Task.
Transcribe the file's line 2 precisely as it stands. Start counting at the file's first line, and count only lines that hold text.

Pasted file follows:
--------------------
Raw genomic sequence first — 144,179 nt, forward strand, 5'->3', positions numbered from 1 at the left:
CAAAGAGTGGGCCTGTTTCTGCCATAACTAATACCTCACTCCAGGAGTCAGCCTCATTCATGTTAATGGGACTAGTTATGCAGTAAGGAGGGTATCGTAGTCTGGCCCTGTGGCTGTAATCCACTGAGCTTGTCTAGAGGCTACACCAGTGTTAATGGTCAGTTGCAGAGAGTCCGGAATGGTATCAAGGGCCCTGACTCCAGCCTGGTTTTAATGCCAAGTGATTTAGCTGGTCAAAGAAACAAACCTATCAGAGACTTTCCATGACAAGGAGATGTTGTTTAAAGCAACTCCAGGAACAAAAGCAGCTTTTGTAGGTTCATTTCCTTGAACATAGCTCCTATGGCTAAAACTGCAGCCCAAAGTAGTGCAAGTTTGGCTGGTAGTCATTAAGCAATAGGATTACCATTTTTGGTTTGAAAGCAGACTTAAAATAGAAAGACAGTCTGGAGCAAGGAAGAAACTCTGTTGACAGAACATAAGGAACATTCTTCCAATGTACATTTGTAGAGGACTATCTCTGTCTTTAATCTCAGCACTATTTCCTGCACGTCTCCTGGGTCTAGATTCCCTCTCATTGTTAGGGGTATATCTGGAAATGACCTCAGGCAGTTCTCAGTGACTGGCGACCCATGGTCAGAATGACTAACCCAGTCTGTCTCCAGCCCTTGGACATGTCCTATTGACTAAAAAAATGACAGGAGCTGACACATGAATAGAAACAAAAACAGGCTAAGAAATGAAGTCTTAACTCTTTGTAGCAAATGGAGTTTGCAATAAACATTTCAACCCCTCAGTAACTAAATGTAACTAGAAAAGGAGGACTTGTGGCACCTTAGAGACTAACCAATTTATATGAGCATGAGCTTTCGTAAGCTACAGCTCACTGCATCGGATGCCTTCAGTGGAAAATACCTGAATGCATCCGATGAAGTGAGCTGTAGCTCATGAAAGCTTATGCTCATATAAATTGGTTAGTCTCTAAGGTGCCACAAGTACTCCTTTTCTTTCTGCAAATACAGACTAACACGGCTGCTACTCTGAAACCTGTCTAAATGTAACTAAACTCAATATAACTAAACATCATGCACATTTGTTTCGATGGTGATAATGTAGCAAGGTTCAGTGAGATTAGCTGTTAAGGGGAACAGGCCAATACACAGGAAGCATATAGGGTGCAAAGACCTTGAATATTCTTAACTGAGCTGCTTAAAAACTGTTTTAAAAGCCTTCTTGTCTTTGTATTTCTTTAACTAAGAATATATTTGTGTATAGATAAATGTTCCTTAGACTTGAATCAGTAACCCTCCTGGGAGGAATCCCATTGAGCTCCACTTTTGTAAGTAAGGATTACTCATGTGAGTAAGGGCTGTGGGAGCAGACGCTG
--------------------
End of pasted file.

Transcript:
CAAAGAGTGGGCCTGTTTCTGCCATAACTAATACCTCACTCCAGGAGTCAGCCTCATTCATGTTAATGGGACTAGTTATGCAGTAAGGAGGGTATCGTAGTCTGGCCCTGTGGCTGTAATCCACTGAGCTTGTCTAGAGGCTACACCAGTGTTAATGGTCAGTTGCAGAGAGTCCGGAATGGTATCAAGGGCCCTGACTCCAGCCTGGTTTTAATGCCAAGTGATTTAGCTGGTCAAAGAAACAAACCTATCAGAGACTTTCCATGACAAGGAGATGTTGTTTAAAGCAACTCCAGGAACAAAAGCAGCTTTTGTAGGTTCATTTCCTTGAACATAGCTCCTATGGCTAAAACTGCAGCCCAAAGTAGTGCAAGTTTGGCTGGTAGTCATTAAGCAATAGGATTACCATTTTTGGTTTGAAAGCAGACTTAAAATAGAAAGACAGTCTGGAGCAAGGAAGAAACTCTGTTGACAGAACATAAGGAACATTCTTCCAATGTACATTTGTAGAGGACTATCTCTGTCTTTAATCTCAGCACTATTTCCTGCACGTCTCCTGGGTCTAGATTCCCTCTCATTGTTAGGGGTATATCTGGAAATGACCTCAGGCAGTTCTCAGTGACTGGCGACCCATGGTCAGAATGACTAACCCAGTCTGTCTCCAGCCCTTGGACATGTCCTATTGACTAAAAAAATGACAGGAGCTGACACATGAATAGAAACAAAAACAGGCTAAGAAATGAAGTCTTAACTCTTTGTAGCAAATGGAGTTTGCAATAAACATTTCAACCCCTCAGTAACTAAATGTAACTAGAAAAGGAGGACTTGTGGCACCTTAGAGACTAACCAATTTATATGAGCATGAGCTTTCGTAAGCTACAGCTCACTGCATCGGATGCCTTCAGTGGAAAATACCTGAATGCATCCGATGAAGTGAGCTGTAGCTCATGAAAGCTTATGCTCATATAAATTGGTTAGTCTCTAAGGTGCCACAAGTACTCCTTTTCTTTCTGCAAATACAGACTAACACGGCTGCTACTCTGAAACCTGTCTAAATGTAACTAAACTCAATATAACTAAACATCATGCACATTTGTTTCGATGGTGATAATGTAGCAAGGTTCAGTGAGATTAGCTGTTAAGGGGAACAGGCCAATACACAGGAAGCATATAGGGTGCAAAGACCTTGAATATTCTTAACTGAGCTGCTTAAAAACTGTTTTAAAAGCCTTCTTGTCTTTGTATTTCTTTAACTAAGAATATATTTGTGTATAGATAAATGTTCCTTAGACTTGAATCAGTAACCCTCCTGGGAGGAATCCCATTGAGCTCCACTTTTGTAAGTAAGGATTACTCATGTGAGTAAGGGCTGTGGGAGCAGACGCTG